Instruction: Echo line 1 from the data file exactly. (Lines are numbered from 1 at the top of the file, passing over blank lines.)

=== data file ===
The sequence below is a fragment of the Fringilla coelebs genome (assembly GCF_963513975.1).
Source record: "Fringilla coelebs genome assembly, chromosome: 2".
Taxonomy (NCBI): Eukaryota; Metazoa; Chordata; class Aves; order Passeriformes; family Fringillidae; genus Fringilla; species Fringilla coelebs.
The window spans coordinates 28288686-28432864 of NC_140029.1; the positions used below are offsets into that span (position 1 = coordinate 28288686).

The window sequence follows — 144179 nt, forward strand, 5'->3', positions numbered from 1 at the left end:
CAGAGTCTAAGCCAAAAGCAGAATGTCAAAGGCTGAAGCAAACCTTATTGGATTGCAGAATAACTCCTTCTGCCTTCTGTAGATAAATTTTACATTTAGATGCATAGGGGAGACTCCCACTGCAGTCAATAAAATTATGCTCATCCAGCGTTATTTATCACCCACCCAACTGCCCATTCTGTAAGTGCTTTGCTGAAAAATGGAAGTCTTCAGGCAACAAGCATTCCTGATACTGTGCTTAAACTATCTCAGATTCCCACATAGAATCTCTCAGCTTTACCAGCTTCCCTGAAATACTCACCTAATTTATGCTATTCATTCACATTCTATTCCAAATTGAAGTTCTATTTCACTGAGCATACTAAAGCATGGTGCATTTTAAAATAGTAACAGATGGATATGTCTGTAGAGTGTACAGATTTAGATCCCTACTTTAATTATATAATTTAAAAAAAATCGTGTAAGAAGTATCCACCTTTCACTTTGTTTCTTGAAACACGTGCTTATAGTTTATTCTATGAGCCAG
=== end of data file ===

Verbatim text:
The sequence below is a fragment of the Fringilla coelebs genome (assembly GCF_963513975.1).